The highly charged debate over the future of the nation’s estimated 11.3 million unauthorized immigrants is once again in the political spotlight. When lawmakers and politicians debate how best to deal with illegal immigration, it means that they are not paying attention to other important economic or social issues.
7. It Can Be Linked to Criminal Activity
There is no evidence that immigrants commit more crimes than U.S. citizens. However, illegally emigrating from one country to another does involve a network of criminal activity. Criminal organizations promising to help immigrants illegally move between countries often engage in human trafficking, drug running and other crimes.
8. Illegal Immigrants Use Public Services
While illegal immigrants are not eligible for state or federal government services or benefits, their U.S.-born children can and do access these services. Immigrants as a group appear to use more social services than U.S. citizens do, according to data from the Center for Immigration Studies.
9. Illegal Immigration Can Divide Communities
When illegal immigrants reach the U.S., they need a place to live and work. In an attempt to avoid being discovered and possibly deported, immigrants often live near one another in sections of a community. This stratification has a divisional effect on the broader community and uses resources like land and housing that could be used by others. Immigrants also tend to have much lower levels of per capita income and spending, which results in lower economic activity from those residents in a community.
They also can drive up car insurance rates. That’s because some states make it hard for undocumented workers to get driver’s licenses. One study found that drivers in those states pay a higher amount for car insurance because they are surrounded by more uninsured motorists.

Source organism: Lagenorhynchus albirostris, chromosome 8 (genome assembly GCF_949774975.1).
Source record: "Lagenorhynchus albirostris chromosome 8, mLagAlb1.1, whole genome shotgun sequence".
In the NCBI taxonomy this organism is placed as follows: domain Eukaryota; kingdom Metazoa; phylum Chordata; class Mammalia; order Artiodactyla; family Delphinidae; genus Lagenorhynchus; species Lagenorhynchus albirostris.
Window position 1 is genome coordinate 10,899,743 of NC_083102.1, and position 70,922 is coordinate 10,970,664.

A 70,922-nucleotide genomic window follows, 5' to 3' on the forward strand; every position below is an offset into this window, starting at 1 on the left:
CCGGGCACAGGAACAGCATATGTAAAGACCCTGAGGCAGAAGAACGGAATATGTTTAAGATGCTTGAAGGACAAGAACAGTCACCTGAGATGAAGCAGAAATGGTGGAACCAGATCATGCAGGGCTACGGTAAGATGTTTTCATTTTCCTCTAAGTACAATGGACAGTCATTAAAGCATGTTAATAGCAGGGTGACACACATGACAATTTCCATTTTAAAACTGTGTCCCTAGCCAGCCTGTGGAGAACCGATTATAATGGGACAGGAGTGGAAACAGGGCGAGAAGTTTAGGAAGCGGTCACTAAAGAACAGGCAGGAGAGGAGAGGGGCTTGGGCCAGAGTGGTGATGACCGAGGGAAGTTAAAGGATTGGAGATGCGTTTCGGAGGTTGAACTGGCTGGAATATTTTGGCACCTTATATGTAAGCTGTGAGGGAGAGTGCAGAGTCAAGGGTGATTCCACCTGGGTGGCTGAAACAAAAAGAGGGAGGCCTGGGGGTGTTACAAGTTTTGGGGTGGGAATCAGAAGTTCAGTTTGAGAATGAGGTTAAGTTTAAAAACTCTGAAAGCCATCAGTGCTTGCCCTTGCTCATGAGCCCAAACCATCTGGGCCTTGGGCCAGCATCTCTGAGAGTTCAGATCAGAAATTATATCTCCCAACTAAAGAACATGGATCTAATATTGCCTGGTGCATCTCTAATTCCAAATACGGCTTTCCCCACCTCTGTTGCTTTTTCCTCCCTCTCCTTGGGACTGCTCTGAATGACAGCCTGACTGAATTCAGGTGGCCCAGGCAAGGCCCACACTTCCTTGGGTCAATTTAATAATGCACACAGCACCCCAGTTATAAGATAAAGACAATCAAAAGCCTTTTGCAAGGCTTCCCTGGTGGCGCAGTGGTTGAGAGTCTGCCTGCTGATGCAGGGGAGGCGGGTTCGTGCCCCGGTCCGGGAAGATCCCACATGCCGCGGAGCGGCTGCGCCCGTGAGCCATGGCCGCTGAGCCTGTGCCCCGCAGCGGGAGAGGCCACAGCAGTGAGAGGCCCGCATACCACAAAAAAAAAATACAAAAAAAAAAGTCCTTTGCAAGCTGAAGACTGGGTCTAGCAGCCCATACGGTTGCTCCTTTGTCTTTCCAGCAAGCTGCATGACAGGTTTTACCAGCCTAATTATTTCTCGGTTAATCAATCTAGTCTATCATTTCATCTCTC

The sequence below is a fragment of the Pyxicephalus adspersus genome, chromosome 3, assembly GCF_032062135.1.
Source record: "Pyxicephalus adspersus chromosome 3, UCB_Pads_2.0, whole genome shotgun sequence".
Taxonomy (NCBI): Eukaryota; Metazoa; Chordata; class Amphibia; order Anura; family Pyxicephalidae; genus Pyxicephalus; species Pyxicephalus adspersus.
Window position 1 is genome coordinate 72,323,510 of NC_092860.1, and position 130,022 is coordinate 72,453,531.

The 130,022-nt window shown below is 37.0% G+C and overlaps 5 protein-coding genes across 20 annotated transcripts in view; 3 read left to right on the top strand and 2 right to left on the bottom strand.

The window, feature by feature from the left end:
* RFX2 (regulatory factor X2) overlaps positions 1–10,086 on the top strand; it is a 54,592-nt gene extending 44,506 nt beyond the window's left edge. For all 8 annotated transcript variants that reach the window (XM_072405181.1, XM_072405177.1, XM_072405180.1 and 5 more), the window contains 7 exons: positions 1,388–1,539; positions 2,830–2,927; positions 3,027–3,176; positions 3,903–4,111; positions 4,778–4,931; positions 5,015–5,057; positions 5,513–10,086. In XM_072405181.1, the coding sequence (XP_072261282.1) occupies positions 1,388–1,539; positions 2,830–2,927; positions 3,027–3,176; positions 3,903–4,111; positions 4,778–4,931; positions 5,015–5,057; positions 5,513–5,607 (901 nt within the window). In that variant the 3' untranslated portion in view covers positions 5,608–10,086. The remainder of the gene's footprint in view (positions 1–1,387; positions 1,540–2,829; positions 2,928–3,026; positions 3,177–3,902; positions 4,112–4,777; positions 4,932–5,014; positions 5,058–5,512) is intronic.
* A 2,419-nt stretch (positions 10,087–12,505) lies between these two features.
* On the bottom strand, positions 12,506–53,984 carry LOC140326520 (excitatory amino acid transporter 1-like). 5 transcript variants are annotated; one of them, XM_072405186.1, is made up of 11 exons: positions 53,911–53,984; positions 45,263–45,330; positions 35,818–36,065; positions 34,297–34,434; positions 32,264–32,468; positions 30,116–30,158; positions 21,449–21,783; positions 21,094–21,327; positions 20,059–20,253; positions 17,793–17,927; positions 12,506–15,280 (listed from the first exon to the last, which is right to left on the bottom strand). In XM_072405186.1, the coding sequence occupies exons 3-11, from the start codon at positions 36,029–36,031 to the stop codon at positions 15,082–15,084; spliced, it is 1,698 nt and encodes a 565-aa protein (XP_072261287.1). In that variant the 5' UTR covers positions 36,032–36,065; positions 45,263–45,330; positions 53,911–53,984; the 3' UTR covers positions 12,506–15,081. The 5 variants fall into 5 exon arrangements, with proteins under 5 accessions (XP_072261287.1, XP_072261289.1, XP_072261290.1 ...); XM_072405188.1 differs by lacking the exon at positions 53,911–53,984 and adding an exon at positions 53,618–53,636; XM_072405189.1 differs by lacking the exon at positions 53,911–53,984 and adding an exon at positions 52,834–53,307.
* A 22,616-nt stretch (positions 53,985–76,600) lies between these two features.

10. Illegal Immigration Can Destabilize Foreign Markets
Illegal immigrants come from another country, so financial problems can arise when there are excess amounts of emigration. Such a trend can destabilize foreign countries and reduce the ability of U.S. firms to export goods to those nations.
An extreme example of the harmful effects of emigration is Puerto Rico, which is part of the U.S. as a territory. As a result, Puerto Rican natives are allowed to enter the U.S. with very few restrictions or barriers to entry. This is not the same as illegal emigration, but the effects are similar. Puerto Rico’s population has fallen due to an increasing exodus over the last year as the island’s economy worsened.
That shrinking population is increasing the per-capita debt burden on the rest of the territory’s residents and making the recession there worse. The same principle applies to emigration from Mexico and other countries. The remaining residents in those countries are saddled with higher debt levels and thus are less able to buy U.S. goods. It’s a side of the immigration argument that gets much less attention but it is important nonetheless.
As U.S. politicians and presidential candidates debate comprehensive immigration reform, domestic costs of immigration remain in the spotlight. For example, according to ThinkProgress.org, the government currently pays prison operators an average of $160 per day per detainee for a total of $2 billion a year. As the election nears, more issues related to the financial and emotional costs of immigration policies could take center stage.